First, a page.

What in the world is that, you say?
Well, it turns out that it may be possible for your teeth to re-grow (actually, remineralize) and heal themselves! I don’t know if the claims are true or not but I have read some interesting anecdotal evidence online and figured why not give it a shot.
I began scouring the WWW for the “best” recipe. Actually, I was looking for something that included very basic ingredients, especially those I already had around the house, but not much luck.
Here’s what I came up with (original article here):
The above product list includes everything that can go into this remineralizing recipe. And if you bought it all then the total bill would run around $55, and that doesn’t include shipping… yikes!
Before you go jump off a bridge, realize that these ingredients would be enough to make toothpaste for the entire family for years on end (with the possible exception of the calcium carbonate). Now, considering that we spend several dollars per tube of toothpaste for the “natural” stuff, I was willing to give this a shot, especially since we already had a few of the ingredients at home.
Preparation and Storage
- Simply mix the dry ingredients together (calcium carbonate, diatomaceous earth, baking soda, xylitol powder) into a clean bowl.
- Add the coconut oil until you get a toothpaste-like consistency.
- Add a few to several drops of your favorite essential oil for flavoring.
- Store in a container with a tight-fitting lid and keep out of sunlight.
To use, dip a clean toothbrush in or, better yet, apply the toothpaste to your toothbrush using a popsicle stick, spoon, clean finger… ok, probably not your finger; you get the idea.
My Experience (and a problem)
Here’s what my mixed toothpaste looked like (click to enlarge):
I used teaspoons in place of parts for the ingredients and ended up with something that sort of resembled toothpaste when I was done:
- 5 tsp calcium carbonate
- 2 tsp baking soda
- 3 tsp xylitol powder
- 3 tsp coconut oil (I had to melt it before use because it had solidified)
- several drops Lemon essential oil
Before adding the essential oil I tasted it… yuck! I guess I would have used it if I had no other choice but in my opinion: ADD FLAVORING! We wound up using lemon (I would have preferred peppermint but we didn’t have any around) and briefly considered cinnamon as well, which might have been better than lemon. There is also a gritty feeling at first but that seems to vanish when actually brushing. Anyway, I can’t say the recipe is awesome but it is serviceable and will take some time to get accustomed to. By the way, teaspoons didn’t make a lot of toothpaste, so in the future I think I’ll use tablespoons.
One thing I ran into was that the toothpaste had solidified again later that night–I assume because the coconut oil had solidified–and aside from breaking off chunks it simply was not usable. So, rather than throwing it out I took a cheese grater to it and turned it into something similar to Dr. Bronner’s toothpaste (soap) that we had used years ago. Shredding it seems to work out ok but I find it difficult to keep the shavings on my toothbrush as I seem to lose half of it into the sink. I’ve tried putting the shavings on my tongue first and like a baseball player would dip tobacco but I haven’t found a “style” that I really like yet. Will keep trying though.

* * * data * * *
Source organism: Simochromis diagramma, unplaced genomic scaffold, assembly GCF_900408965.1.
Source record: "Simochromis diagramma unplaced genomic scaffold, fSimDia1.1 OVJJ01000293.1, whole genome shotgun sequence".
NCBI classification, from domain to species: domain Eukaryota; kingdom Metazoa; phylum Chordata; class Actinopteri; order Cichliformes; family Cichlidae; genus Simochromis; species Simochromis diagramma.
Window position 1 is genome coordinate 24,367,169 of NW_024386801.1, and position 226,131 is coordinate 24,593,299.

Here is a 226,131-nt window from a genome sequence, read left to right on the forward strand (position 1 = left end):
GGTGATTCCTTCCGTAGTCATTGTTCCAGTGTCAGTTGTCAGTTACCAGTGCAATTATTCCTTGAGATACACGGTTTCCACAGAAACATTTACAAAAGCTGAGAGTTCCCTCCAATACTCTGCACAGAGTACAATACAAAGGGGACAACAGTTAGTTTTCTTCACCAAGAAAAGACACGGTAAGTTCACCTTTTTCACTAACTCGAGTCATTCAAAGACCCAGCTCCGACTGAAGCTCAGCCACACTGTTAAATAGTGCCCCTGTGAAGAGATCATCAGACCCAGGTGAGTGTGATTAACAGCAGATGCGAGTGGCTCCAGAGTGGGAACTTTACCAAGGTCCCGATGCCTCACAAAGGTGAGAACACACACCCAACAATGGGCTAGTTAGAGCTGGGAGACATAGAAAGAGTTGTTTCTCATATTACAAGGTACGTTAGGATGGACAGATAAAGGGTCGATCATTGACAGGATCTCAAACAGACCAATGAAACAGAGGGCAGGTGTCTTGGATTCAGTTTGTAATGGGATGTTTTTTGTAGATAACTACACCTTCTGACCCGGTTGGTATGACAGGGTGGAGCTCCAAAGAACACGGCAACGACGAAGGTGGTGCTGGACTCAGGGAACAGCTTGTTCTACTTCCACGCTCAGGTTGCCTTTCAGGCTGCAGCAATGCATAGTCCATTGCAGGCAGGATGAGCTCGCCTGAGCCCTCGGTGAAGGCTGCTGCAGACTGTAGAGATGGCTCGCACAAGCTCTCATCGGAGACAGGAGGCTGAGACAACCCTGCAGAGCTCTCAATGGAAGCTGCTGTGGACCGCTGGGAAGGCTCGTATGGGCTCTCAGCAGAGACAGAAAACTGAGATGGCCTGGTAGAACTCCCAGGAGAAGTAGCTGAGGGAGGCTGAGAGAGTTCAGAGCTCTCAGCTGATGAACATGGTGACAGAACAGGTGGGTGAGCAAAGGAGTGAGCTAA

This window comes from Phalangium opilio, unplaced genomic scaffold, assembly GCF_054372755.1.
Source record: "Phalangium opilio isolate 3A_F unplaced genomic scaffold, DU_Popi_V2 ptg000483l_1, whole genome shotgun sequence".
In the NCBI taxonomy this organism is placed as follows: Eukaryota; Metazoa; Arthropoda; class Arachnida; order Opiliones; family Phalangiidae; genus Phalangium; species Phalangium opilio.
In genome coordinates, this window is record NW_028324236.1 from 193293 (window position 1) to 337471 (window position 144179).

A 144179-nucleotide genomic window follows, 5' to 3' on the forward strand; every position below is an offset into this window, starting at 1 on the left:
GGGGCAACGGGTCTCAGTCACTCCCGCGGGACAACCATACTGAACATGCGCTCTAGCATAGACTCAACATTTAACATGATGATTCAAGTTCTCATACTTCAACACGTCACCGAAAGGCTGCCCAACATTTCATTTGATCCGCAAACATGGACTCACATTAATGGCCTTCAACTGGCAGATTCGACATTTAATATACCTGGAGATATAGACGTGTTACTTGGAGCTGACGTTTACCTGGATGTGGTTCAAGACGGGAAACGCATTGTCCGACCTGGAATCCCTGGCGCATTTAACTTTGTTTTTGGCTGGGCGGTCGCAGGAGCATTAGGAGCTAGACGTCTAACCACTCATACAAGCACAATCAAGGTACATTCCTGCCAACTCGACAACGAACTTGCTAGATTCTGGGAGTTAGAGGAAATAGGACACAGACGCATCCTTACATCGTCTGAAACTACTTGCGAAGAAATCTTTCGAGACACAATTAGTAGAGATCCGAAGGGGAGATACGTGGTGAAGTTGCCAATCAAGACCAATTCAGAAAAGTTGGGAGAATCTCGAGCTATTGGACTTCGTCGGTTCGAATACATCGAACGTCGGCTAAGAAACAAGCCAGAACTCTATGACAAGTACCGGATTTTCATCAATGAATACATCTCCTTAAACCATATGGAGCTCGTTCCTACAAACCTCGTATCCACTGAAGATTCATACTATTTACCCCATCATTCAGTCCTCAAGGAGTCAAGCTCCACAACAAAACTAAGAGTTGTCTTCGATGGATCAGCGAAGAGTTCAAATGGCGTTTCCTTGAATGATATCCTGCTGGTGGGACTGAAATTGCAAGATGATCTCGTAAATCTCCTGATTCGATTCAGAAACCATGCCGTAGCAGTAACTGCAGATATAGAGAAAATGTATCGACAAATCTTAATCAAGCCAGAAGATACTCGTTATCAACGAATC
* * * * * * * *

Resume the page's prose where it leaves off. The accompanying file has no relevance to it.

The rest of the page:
How about you? Have you tried this recipe or anything similar? Any luck or disappointments?
The probability spectrum of disasters isn’t anything new but it does bear being reminded of from time to time. In fact, I did not come up with the idea on my own. I’m sure I’ve seen it elsewhere before but the first time I remember hearing of it was from Jack Spirko of TheSurvivalPodcast.com and more recently in this SurvivalistBoards thread.
What is it?
It is simply the act of thinking and planning about emergency situations given the likelihood of them occurring to you. This makes perfect sense to me. I can’t tell you how many times I’ve read on forums or other blogs posts where somebody–usually a prepping newcomer but it could be anyone–talk about a singular threat that they’re sure is going to happen and that everything they want to know is how to prepare for that one event. The threat of an EMP is a prime example.
While I understand how this can happen to someone, it’s completely illogical to think this way. For one, if you’re prepared for life in general then you will most likely be prepared for any disaster that you can deal with and two, preparing for a singular threat is probably not the disaster that’s going to happen to you… it’s just math.
Instead, the best way to prepare yourself and your family is to use the probability matrix, sphere, hierarchy, or whatever you prefer to call it. The thinking is that you should prepare yourself for personal disasters first, local disasters second, regional third, and nationwide (or even worldwide) last. At least, that’s the way I see it.
Still not convinced?
Ask yourself this: does it make more sense to prepare yourself for a job loss (a personal disaster) or pandemic (national disaster)? If you look at the likelihood of these two very distinct scenarios happening to you, I think it’s safe to assume that a job loss is more likely and, therefore, should be prepared for first. Well, that’s the idea, anyway.